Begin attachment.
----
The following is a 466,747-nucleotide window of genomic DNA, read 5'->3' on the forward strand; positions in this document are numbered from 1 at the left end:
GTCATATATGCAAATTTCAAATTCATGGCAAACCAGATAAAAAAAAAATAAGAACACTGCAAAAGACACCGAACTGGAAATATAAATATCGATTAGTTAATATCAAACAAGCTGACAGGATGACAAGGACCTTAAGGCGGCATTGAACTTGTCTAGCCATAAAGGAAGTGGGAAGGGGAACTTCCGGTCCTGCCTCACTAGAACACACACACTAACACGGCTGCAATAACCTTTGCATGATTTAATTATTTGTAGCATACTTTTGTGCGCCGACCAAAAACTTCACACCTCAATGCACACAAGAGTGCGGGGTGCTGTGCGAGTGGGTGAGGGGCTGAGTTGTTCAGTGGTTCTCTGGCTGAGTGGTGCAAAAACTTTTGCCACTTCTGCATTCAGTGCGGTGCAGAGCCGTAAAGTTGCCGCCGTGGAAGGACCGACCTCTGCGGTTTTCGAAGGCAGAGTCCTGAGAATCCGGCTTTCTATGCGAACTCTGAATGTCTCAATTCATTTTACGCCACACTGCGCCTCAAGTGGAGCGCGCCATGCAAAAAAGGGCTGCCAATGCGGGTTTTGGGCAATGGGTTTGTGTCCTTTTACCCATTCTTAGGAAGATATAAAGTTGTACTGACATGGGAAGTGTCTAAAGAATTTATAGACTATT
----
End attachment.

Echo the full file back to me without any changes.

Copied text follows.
The following is a 466,747-nucleotide window of genomic DNA, read 5'->3' on the forward strand; positions in this document are numbered from 1 at the left end:
GTCATATATGCAAATTTCAAATTCATGGCAAACCAGATAAAAAAAAAATAAGAACACTGCAAAAGACACCGAACTGGAAATATAAATATCGATTAGTTAATATCAAACAAGCTGACAGGATGACAAGGACCTTAAGGCGGCATTGAACTTGTCTAGCCATAAAGGAAGTGGGAAGGGGAACTTCCGGTCCTGCCTCACTAGAACACACACACTAACACGGCTGCAATAACCTTTGCATGATTTAATTATTTGTAGCATACTTTTGTGCGCCGACCAAAAACTTCACACCTCAATGCACACAAGAGTGCGGGGTGCTGTGCGAGTGGGTGAGGGGCTGAGTTGTTCAGTGGTTCTCTGGCTGAGTGGTGCAAAAACTTTTGCCACTTCTGCATTCAGTGCGGTGCAGAGCCGTAAAGTTGCCGCCGTGGAAGGACCGACCTCTGCGGTTTTCGAAGGCAGAGTCCTGAGAATCCGGCTTTCTATGCGAACTCTGAATGTCTCAATTCATTTTACGCCACACTGCGCCTCAAGTGGAGCGCGCCATGCAAAAAAGGGCTGCCAATGCGGGTTTTGGGCAATGGGTTTGTGTCCTTTTACCCATTCTTAGGAAGATATAAAGTTGTACTGACATGGGAAGTGTCTAAAGAATTTATAGACTATT